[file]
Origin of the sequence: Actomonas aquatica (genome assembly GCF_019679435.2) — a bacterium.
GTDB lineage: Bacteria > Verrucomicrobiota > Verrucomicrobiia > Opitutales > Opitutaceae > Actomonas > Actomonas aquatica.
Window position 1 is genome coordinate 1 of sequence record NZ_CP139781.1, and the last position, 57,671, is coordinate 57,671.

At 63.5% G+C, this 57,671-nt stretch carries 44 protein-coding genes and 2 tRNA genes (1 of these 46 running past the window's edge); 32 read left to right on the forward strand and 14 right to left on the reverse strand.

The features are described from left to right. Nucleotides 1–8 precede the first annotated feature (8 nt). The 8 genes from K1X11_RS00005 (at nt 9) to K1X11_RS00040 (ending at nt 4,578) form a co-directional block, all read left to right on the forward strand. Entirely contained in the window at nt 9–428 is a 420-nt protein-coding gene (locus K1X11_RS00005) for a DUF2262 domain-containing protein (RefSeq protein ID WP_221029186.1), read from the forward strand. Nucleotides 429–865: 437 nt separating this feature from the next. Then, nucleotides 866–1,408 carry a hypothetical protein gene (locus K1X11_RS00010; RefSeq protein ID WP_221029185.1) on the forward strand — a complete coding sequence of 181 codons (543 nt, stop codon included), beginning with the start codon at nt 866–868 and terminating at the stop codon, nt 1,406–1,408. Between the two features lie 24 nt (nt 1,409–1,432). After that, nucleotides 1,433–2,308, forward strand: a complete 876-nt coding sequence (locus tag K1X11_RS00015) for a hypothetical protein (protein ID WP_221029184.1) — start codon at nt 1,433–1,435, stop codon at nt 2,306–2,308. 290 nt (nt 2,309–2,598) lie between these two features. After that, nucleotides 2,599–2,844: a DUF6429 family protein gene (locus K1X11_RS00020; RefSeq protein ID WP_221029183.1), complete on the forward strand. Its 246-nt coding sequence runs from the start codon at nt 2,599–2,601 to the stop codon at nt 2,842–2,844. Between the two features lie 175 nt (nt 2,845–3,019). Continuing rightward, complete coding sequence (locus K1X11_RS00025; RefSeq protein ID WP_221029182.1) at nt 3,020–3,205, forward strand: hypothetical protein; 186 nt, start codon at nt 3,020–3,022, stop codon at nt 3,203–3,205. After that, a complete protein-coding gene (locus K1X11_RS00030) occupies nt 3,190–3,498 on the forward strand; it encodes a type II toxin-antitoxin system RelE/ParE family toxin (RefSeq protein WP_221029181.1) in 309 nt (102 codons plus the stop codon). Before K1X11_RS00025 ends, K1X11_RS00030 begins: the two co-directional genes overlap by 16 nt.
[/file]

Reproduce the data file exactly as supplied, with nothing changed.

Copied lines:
Origin of the sequence: Actomonas aquatica (genome assembly GCF_019679435.2) — a bacterium.
GTDB lineage: Bacteria > Verrucomicrobiota > Verrucomicrobiia > Opitutales > Opitutaceae > Actomonas > Actomonas aquatica.
Window position 1 is genome coordinate 1 of sequence record NZ_CP139781.1, and the last position, 57,671, is coordinate 57,671.

At 63.5% G+C, this 57,671-nt stretch carries 44 protein-coding genes and 2 tRNA genes (1 of these 46 running past the window's edge); 32 read left to right on the forward strand and 14 right to left on the reverse strand.

The features are described from left to right. Nucleotides 1–8 precede the first annotated feature (8 nt). The 8 genes from K1X11_RS00005 (at nt 9) to K1X11_RS00040 (ending at nt 4,578) form a co-directional block, all read left to right on the forward strand. Entirely contained in the window at nt 9–428 is a 420-nt protein-coding gene (locus K1X11_RS00005) for a DUF2262 domain-containing protein (RefSeq protein ID WP_221029186.1), read from the forward strand. Nucleotides 429–865: 437 nt separating this feature from the next. Then, nucleotides 866–1,408 carry a hypothetical protein gene (locus K1X11_RS00010; RefSeq protein ID WP_221029185.1) on the forward strand — a complete coding sequence of 181 codons (543 nt, stop codon included), beginning with the start codon at nt 866–868 and terminating at the stop codon, nt 1,406–1,408. Between the two features lie 24 nt (nt 1,409–1,432). After that, nucleotides 1,433–2,308, forward strand: a complete 876-nt coding sequence (locus tag K1X11_RS00015) for a hypothetical protein (protein ID WP_221029184.1) — start codon at nt 1,433–1,435, stop codon at nt 2,306–2,308. 290 nt (nt 2,309–2,598) lie between these two features. After that, nucleotides 2,599–2,844: a DUF6429 family protein gene (locus K1X11_RS00020; RefSeq protein ID WP_221029183.1), complete on the forward strand. Its 246-nt coding sequence runs from the start codon at nt 2,599–2,601 to the stop codon at nt 2,842–2,844. Between the two features lie 175 nt (nt 2,845–3,019). Continuing rightward, complete coding sequence (locus K1X11_RS00025; RefSeq protein ID WP_221029182.1) at nt 3,020–3,205, forward strand: hypothetical protein; 186 nt, start codon at nt 3,020–3,022, stop codon at nt 3,203–3,205. After that, a complete protein-coding gene (locus K1X11_RS00030) occupies nt 3,190–3,498 on the forward strand; it encodes a type II toxin-antitoxin system RelE/ParE family toxin (RefSeq protein WP_221029181.1) in 309 nt (102 codons plus the stop codon). Before K1X11_RS00025 ends, K1X11_RS00030 begins: the two co-directional genes overlap by 16 nt.